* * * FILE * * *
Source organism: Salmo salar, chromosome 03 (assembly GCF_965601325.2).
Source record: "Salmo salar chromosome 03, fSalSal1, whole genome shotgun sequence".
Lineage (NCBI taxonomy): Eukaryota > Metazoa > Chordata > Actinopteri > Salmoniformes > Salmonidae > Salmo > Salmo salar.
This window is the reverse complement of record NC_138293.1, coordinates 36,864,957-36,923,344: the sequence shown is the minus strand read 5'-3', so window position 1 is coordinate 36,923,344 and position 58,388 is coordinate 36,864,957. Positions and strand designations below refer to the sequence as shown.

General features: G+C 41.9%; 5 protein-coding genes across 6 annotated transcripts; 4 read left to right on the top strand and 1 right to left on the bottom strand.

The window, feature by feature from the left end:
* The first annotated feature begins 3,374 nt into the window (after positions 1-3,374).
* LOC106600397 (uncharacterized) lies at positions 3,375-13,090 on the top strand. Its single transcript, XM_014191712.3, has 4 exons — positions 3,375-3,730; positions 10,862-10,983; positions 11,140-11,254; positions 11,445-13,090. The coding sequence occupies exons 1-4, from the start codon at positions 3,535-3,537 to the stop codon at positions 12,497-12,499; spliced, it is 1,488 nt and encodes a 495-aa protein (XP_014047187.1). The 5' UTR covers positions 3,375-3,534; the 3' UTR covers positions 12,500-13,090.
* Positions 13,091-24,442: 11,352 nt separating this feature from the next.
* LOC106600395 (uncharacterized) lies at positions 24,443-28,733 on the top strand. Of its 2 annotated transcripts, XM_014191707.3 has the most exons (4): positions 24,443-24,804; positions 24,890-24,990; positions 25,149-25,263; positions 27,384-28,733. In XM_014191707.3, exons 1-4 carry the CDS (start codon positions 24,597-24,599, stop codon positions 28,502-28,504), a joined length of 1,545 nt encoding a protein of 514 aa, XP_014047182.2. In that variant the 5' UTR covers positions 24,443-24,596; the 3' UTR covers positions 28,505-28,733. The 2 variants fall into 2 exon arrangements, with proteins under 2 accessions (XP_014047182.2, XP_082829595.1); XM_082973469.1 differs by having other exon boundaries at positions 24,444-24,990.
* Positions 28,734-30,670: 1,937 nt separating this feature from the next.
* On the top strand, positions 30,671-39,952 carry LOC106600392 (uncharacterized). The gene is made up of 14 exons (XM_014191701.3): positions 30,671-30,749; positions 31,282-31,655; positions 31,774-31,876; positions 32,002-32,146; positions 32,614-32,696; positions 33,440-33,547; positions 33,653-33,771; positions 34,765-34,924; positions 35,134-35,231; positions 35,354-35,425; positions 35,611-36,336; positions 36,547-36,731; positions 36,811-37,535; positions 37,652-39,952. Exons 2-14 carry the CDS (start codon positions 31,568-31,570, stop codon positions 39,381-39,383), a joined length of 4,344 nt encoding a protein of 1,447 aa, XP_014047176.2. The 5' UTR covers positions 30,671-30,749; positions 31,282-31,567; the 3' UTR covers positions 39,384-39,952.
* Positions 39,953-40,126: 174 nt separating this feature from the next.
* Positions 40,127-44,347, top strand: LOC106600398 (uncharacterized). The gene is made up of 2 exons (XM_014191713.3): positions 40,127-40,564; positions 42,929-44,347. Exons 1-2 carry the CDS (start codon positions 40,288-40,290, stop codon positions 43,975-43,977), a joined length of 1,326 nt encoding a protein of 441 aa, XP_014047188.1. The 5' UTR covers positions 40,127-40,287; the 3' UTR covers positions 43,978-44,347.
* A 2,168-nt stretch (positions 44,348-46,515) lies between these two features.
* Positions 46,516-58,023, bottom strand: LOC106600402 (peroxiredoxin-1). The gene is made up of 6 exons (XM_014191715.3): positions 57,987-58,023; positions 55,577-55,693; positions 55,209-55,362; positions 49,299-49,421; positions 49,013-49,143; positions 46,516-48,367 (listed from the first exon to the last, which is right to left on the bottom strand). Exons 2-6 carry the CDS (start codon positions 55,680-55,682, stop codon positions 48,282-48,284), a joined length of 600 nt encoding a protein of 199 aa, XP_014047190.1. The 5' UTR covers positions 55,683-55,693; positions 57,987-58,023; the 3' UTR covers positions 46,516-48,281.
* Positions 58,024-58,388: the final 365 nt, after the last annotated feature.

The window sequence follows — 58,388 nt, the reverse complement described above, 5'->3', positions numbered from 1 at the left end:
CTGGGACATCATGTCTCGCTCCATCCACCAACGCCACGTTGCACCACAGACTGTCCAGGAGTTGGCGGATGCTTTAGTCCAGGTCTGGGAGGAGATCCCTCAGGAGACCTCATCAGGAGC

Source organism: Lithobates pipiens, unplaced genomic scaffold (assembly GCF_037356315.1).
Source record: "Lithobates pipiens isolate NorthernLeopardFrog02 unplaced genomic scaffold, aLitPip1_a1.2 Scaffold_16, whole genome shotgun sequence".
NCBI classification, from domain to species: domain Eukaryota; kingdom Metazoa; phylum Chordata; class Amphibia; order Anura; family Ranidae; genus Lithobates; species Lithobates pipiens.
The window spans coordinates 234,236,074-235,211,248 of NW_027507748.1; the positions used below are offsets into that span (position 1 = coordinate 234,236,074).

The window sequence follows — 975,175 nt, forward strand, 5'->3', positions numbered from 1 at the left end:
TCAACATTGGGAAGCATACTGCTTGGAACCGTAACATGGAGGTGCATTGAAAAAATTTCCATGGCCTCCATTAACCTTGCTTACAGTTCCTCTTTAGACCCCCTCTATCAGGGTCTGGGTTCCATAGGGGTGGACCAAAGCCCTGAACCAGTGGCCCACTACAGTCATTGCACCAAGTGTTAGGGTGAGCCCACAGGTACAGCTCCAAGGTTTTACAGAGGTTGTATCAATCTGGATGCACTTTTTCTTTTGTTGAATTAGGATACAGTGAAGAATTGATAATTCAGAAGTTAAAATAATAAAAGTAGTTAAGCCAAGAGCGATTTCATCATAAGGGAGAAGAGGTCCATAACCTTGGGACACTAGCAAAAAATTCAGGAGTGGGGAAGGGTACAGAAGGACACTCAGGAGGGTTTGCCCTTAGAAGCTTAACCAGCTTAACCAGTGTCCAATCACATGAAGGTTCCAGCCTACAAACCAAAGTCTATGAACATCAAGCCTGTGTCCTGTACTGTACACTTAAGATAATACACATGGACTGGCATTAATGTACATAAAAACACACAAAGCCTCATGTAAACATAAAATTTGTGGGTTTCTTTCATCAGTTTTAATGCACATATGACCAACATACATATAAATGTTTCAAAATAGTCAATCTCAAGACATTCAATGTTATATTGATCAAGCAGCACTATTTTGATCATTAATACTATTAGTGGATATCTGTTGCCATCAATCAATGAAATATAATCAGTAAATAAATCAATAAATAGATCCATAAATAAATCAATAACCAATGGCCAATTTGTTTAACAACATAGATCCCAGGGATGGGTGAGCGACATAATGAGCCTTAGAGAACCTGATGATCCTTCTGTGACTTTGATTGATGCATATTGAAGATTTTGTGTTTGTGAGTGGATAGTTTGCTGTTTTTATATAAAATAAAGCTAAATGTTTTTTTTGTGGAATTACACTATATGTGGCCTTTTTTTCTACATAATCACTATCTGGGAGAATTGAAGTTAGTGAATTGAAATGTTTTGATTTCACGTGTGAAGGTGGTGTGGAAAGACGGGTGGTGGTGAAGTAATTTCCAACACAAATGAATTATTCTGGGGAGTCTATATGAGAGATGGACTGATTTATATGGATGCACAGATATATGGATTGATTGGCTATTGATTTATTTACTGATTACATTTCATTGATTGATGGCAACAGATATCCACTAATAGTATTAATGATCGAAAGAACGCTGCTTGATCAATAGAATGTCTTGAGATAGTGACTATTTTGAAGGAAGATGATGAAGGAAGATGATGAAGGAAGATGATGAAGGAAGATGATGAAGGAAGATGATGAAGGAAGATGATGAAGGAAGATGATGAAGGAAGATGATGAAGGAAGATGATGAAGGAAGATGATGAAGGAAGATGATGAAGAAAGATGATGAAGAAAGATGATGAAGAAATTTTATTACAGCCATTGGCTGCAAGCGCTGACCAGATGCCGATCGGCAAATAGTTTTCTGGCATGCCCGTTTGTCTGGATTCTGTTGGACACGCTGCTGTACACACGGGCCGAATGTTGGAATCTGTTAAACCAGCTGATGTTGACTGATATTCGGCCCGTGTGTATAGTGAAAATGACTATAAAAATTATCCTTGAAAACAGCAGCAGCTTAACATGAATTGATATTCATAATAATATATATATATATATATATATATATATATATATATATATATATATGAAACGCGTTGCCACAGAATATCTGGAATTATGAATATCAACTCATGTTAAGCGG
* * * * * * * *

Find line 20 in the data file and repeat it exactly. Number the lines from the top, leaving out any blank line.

Source organism: Lithobates pipiens, unplaced genomic scaffold (assembly GCF_037356315.1).